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Organizing images in an iPhoto library has always been easy, but with the new Places feature, photographers just need a few clicks of the mouse to create albums with geo–specific data. In iPhoto '09: 10 Things to Know About Places, professional photographer Derrick Story explores the functions of Places and shows how geotagging can help with accessing photos, creating Smart Albums, and adding dimension to printed photo collections.
Sometimes you want to take advantage of the Places information in iPhoto but you don't want to pinpoint the exact location. It could be anything, it could be your home or it could be a business, but you do want it to show up in the general searches. So for instance, you would want it to show up in your search of places in San Francisco. So there is a way to do that. There is a way to sort of add a broader swath of geo-data instead of just having the pinpoint location and that's what I'm going to show you how to do right now.
So we will go to, speaking of San Francisco, we will go to San Francisco images here and let's say this shot here of Lori's Diner. Let's say that I don't want to have a pinpoint location but I do want it to show up in my searches of San Francisco. So I'll click on the i button and I have caption information here but I don't have any geo-data. So we will click on that and I'll on New Place. Now New Place defaults to Google Search and this time we are actually going to use Google Search to help us create our generic San Francisco location.
You have to be, by the way, connected to the Internet for this to work. All this information isn't inside of iPhoto. So make sure that you are online before you use this particular function, okay. So we will go San Francisco. I'm going to type City Hall because I think City Hall sort of represents the city, right? It's City Hall. It seems very natural, doesn't it? And I'll click Return. It's consulting the Internet and I get all of these returns. These are from Google. Here is one that's not too bad.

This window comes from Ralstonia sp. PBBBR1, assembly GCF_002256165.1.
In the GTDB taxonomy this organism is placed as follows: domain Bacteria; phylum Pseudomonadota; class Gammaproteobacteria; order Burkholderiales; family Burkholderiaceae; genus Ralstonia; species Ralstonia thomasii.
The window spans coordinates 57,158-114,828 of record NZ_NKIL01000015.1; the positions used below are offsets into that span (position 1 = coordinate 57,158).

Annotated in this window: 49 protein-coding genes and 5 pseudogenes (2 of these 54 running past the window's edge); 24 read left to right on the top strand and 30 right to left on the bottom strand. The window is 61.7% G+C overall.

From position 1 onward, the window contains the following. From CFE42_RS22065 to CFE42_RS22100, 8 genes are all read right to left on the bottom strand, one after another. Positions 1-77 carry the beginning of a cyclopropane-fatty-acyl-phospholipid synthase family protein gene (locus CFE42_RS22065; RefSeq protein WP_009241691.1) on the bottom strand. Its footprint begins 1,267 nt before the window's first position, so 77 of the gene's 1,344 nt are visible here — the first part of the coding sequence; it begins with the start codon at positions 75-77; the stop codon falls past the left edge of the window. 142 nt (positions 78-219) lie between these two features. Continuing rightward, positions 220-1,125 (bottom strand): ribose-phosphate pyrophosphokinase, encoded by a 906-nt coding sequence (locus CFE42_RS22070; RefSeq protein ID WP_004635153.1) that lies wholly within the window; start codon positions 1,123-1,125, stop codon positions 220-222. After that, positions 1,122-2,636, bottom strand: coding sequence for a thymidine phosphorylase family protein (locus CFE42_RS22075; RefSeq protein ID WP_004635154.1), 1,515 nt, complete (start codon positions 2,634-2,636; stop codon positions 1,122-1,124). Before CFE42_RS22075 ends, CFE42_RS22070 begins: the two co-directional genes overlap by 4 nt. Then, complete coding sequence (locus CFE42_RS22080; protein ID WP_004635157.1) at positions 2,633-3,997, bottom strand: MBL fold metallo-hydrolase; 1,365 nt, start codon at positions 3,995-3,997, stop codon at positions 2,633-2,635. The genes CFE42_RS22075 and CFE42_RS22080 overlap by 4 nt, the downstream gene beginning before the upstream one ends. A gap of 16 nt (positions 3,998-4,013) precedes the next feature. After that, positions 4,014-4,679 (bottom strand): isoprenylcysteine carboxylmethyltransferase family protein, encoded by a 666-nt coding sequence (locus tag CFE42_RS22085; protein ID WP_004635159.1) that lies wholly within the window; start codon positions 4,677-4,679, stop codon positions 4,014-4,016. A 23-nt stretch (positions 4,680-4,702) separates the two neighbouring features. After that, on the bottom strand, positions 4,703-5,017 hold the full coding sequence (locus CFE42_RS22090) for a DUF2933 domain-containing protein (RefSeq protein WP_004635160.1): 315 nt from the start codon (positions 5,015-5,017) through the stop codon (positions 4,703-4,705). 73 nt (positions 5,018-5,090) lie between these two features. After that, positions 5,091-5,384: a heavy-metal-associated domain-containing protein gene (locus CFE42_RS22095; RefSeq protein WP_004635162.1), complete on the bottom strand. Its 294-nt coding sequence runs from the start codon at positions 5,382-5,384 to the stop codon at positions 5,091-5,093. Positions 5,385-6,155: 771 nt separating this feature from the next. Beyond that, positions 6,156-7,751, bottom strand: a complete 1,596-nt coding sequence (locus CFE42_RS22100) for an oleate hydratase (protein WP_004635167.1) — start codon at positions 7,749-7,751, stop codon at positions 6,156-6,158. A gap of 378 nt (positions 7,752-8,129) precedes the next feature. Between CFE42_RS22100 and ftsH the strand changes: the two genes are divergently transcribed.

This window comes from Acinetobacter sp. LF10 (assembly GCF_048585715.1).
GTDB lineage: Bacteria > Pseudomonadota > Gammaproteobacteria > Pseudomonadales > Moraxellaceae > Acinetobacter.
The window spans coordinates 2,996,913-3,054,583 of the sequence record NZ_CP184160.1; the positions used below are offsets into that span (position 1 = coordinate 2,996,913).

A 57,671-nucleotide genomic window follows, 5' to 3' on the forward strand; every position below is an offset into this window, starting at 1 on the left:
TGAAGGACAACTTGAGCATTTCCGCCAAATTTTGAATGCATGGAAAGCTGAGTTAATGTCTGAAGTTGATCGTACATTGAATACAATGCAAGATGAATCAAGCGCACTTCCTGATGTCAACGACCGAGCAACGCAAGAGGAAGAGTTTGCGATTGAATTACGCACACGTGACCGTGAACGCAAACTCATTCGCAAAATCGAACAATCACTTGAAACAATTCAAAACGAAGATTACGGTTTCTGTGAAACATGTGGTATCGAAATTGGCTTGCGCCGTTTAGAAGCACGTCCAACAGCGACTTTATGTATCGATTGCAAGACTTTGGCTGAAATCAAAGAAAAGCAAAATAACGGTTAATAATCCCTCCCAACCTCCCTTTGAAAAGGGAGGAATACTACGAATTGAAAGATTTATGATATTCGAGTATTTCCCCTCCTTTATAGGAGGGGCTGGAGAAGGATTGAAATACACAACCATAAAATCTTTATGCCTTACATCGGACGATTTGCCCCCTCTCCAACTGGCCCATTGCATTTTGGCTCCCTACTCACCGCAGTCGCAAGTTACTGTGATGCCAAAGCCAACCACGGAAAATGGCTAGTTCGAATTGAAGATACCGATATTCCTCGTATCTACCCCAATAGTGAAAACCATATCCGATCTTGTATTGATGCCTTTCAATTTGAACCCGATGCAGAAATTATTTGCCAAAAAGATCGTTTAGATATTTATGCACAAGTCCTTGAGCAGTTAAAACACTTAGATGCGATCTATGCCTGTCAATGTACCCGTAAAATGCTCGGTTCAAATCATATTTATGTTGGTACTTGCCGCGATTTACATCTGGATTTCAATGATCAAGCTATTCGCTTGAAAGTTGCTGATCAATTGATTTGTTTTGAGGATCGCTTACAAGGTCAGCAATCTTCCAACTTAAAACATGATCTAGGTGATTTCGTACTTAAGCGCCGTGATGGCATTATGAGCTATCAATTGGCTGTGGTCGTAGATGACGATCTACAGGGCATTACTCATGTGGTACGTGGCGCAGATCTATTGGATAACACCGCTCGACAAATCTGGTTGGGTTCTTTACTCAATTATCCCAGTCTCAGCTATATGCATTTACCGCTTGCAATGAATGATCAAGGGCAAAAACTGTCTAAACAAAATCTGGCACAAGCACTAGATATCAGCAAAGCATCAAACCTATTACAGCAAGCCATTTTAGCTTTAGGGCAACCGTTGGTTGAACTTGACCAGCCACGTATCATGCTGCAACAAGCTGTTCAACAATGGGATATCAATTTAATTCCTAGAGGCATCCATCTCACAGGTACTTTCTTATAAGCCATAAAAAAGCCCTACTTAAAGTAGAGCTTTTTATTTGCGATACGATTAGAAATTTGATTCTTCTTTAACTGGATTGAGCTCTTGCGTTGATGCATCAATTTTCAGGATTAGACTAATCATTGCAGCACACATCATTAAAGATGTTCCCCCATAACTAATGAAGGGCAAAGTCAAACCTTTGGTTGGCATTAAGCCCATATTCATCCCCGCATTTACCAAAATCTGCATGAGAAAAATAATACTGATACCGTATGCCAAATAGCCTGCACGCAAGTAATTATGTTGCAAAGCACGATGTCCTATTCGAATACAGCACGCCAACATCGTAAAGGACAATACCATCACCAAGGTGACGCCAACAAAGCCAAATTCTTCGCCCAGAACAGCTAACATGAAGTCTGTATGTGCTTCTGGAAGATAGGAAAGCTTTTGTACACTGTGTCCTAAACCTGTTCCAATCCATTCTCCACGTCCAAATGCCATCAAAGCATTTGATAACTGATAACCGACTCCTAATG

San Francisco City Hall Info. Let's zoom in a little bit and I think it's pretty close, but this is where the Satellite view comes in handy because we can actually look for the City Hall building and look at it. There it is right there. So it didn't miss by too much. So we will just grab that pin, move it on top of City Hall itself. Now I'm going to add this to My Places because I want to hang on to this. So I'll click the plus, we will go over to My Places, it shows up in the list there. I want to edit the label. So I'm going to call it San Francisco General and then I put City Hall in parenthesis.
So I know that my view of general is City Hall. Hit Tab to enter that. And I think-- let's go to Terrain view here. Let's just make this a nice big circle. Let's cover lots of area. We are talking about San Francisco the city, right? It could be anywhere in the city but San Francisco, the city. That's what we are doing here and I'm going to assign that to the photo. Let's click this button right here. The pin is dropped. There we go.
Now let's see how that worked. We'll double check. We'll click on the i. Yes, it's like we're good there. Let's look at the Extended Photo Info, which is Option+Command+I, and now in our searches California, San Francisco and Civic Center, all these tags have been added to the image. So when I search for images in San Francisco, this shot will show up. We don't know the exact location. We don't care. What we really want to do is just have it be a San Francisco image and I recommend that you pinpoint City Hall or any city that you happen to be doing this and then that can be your system for having a general city location.
Not a bad way to go. It's kind of fun and it shows you the flexibility of iPhoto Places for doing this kind of location work.
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